Freespire, on the other hand, doesn’t target that segment. It grows up from Linspire, a Linux distro that was made with the mainstream and commercial segment in mind. Freespire has grown beyond the basics from the very beginning – instead it concentrates segments which want their graphics cards to work, DVDs to play, media collections to be ready to listen to, wireless cards to be detected – all out of the box. Freespire’s main focus has been on getting software install for Linux to be easy, via its Click N’ Run (CNR) feature. Yes, software can easily be installed via Ubuntu’s Synaptic too, but CNR offers download, documentation, and user reviews, all at the same place.

I believe in Freespire’s philosophy a lot. When Dell decided to ship laptops with Linux on popular demand, they contacted Michael Robertson, the founder of Linspire, whether he was ready to have his OS to be chosen for this purpose. And you know what? With thousands of orders right at hand, he refused! He said that the current demand for Linux is from enthusiasts, and thus Dell should use something like Fedora, Ubuntu or openSUSE. Further, he said that Linspire and its likes are targeted at the mainstream market, and Linux is NOT ready for that, it needs at least two more years. He felt that by falsely saying Linux is too easy, and shipping Freespire, he’d only be hurting Linux’s image in the long run. Now THAT is what takes real guts to do – foregoing a commercial order, all for the future of Linux!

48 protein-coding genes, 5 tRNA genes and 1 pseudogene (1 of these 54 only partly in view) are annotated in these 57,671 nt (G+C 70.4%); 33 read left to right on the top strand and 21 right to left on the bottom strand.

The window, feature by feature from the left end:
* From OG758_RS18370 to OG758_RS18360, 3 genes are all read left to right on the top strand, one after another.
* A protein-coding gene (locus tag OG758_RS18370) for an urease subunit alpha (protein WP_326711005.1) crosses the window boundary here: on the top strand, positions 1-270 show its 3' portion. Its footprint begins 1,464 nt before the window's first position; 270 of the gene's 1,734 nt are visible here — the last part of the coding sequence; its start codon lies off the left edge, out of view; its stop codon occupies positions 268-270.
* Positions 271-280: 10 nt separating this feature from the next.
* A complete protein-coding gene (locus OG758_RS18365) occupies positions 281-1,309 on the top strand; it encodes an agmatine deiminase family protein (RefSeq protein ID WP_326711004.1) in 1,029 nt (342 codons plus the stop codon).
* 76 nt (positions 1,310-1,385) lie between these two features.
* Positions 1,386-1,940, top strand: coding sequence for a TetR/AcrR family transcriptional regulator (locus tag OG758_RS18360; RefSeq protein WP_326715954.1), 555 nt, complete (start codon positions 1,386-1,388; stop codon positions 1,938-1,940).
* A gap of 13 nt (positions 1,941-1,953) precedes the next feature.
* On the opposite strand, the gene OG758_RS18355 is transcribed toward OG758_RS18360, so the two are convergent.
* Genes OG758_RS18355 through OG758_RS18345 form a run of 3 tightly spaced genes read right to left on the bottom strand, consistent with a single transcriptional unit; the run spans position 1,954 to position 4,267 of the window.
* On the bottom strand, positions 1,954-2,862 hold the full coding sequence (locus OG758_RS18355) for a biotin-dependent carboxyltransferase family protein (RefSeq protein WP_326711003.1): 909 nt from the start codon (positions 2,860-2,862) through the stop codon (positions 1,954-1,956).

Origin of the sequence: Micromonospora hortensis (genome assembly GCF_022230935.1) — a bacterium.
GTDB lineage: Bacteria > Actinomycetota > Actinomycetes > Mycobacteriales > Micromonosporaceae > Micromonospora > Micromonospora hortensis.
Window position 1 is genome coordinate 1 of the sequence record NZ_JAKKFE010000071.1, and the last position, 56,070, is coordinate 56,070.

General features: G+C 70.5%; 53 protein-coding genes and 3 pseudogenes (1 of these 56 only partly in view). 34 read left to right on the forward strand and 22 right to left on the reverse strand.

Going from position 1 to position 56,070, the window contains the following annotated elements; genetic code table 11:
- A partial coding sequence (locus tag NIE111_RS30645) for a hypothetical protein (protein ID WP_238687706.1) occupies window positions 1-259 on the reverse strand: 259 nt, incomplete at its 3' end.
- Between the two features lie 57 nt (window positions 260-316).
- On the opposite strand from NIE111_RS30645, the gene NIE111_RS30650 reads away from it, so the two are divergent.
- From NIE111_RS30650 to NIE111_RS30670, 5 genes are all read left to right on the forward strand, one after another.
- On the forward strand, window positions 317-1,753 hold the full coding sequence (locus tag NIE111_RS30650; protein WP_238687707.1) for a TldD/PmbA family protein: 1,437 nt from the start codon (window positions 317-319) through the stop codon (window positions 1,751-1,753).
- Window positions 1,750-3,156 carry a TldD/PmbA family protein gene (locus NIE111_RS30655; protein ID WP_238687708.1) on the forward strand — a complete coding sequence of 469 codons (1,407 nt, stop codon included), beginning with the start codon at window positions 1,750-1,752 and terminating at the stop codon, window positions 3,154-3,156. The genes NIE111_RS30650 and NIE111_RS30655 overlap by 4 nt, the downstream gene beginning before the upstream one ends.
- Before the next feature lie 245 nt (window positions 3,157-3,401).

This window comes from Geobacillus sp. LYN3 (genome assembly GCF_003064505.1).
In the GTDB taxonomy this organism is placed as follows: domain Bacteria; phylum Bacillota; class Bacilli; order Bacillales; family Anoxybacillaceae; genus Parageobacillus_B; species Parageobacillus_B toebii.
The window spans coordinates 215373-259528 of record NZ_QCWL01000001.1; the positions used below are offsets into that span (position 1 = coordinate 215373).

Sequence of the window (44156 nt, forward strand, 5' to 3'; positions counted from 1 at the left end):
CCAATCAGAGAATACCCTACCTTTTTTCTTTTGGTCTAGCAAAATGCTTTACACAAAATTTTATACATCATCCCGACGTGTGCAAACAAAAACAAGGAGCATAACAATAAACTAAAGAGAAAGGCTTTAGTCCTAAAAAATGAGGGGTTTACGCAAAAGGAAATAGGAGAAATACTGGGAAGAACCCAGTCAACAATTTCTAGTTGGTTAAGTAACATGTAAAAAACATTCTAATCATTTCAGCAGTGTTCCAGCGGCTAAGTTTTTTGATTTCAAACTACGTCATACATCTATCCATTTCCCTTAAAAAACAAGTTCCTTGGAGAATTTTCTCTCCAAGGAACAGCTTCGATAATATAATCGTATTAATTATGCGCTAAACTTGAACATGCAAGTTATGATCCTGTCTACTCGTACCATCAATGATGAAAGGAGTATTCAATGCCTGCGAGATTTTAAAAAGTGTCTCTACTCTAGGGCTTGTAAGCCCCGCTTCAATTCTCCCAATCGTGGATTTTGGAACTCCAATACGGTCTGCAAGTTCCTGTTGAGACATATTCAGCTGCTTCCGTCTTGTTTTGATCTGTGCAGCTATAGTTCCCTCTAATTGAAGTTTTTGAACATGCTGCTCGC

Furthermore, he felt that one major impediment to Linux’s popularity was software install – which, until recently, took loads of work. To ensure that this doesn’t remain a drawback, Linspire’s decided to open up its CNR service to other major distros like Fedora, Ubuntu, Debian and openSUSE too, apart from its own Linspire and Freespire.

THAT is the reason why I like Freespire, and its been a record that I didn’t change my distro for a interminably long time (almost one year). Because Linux is not about loading a distro, working with it for 30 minutes, taking a few screenshots, writing a ‘review’ and then going back to Windows for me. It’s not only about the OS – it’s the ideology behind it that counts too.

That’s why I haven’t installed Ubuntu 7.04 Feisty Fawn (well ahem…the actual reason is that I haven’t received my Ubuntu CD via ShipIt, but…).

That’s why, I’m waiting for the June release of Freespire 2.0



21 Comments

  1. Abhishek Nandakumar

    June 4, 2007

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    You’re so wrong. You write without doing research, that’s pretty clear.

    Ubuntu Fiesty Fawn has proprietary codecs too, and since you haven’t used it you wouldn’t know how much easier installing something on Ubuntu is these days.

    No terminal bullcrap, it’s all plain and simple through the GUI.

  2. GQ

    June 6, 2007

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    Ubuntu doesn’t ship with proprietary multimedia codecs – it only prompts you to download them. As for certain graphics drivers, yes it does. Still, Ubuntu sticks to open source versions when they might not be the best option.

  3. Abhishek Nandakumar

    June 6, 2007

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    I said they do have proprietary codecs, I didn’t say they ship it with the CD. If you order the DVD edition(which you’ve got to pay for) you’ll have even the codecs shipped.